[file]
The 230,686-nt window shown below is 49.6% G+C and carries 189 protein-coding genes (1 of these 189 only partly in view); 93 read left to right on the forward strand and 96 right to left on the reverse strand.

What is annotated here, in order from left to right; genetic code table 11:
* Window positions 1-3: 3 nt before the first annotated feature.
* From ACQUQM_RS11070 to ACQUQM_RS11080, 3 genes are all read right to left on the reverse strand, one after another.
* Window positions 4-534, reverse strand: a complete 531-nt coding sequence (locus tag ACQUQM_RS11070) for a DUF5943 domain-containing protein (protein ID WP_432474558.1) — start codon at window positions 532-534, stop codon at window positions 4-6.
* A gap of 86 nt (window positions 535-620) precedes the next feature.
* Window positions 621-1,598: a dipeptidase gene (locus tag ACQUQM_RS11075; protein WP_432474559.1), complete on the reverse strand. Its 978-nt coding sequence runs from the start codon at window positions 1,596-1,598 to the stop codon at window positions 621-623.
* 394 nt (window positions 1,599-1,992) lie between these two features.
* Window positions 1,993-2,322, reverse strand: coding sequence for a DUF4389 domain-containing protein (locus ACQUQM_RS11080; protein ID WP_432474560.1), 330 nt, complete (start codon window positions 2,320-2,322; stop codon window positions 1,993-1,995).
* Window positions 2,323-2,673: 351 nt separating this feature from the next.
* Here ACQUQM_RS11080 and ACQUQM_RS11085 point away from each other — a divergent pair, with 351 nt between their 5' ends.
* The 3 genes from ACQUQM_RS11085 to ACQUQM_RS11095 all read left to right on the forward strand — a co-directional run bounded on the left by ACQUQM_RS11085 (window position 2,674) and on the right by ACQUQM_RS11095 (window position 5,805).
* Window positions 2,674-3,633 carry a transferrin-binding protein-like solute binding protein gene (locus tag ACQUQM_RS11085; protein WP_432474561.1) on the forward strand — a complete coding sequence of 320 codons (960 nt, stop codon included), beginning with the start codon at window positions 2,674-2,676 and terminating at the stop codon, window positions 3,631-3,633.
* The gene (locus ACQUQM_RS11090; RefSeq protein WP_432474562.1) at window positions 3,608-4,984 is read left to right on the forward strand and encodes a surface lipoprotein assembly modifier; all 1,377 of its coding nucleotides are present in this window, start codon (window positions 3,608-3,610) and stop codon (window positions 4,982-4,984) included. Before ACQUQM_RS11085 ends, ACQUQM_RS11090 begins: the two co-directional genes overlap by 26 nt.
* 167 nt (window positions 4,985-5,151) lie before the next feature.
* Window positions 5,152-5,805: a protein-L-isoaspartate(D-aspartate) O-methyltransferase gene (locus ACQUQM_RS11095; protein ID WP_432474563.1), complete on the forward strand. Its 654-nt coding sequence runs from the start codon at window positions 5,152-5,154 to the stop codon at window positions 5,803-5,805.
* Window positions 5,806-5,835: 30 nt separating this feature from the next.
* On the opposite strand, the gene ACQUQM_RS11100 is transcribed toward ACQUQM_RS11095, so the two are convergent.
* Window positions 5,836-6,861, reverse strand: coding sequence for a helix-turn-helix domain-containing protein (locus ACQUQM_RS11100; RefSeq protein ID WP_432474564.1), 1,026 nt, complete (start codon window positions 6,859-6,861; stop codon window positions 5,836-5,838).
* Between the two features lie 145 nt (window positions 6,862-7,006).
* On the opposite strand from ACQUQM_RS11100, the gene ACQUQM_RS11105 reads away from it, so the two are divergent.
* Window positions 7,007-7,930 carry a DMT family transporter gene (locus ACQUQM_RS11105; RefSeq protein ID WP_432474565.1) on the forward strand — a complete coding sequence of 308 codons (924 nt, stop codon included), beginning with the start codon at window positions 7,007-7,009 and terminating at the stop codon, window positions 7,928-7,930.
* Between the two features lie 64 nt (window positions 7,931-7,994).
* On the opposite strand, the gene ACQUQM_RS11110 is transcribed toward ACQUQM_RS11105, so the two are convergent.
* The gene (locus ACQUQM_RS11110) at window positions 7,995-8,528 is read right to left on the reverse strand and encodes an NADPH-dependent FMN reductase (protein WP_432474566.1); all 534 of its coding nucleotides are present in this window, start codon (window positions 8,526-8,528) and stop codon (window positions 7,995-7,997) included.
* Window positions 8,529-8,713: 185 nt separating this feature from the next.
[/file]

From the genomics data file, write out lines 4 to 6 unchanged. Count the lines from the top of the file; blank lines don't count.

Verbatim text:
* From ACQUQM_RS11070 to ACQUQM_RS11080, 3 genes are all read right to left on the reverse strand, one after another.
* Window positions 4-534, reverse strand: a complete 531-nt coding sequence (locus tag ACQUQM_RS11070) for a DUF5943 domain-containing protein (protein ID WP_432474558.1) — start codon at window positions 532-534, stop codon at window positions 4-6.
* A gap of 86 nt (window positions 535-620) precedes the next feature.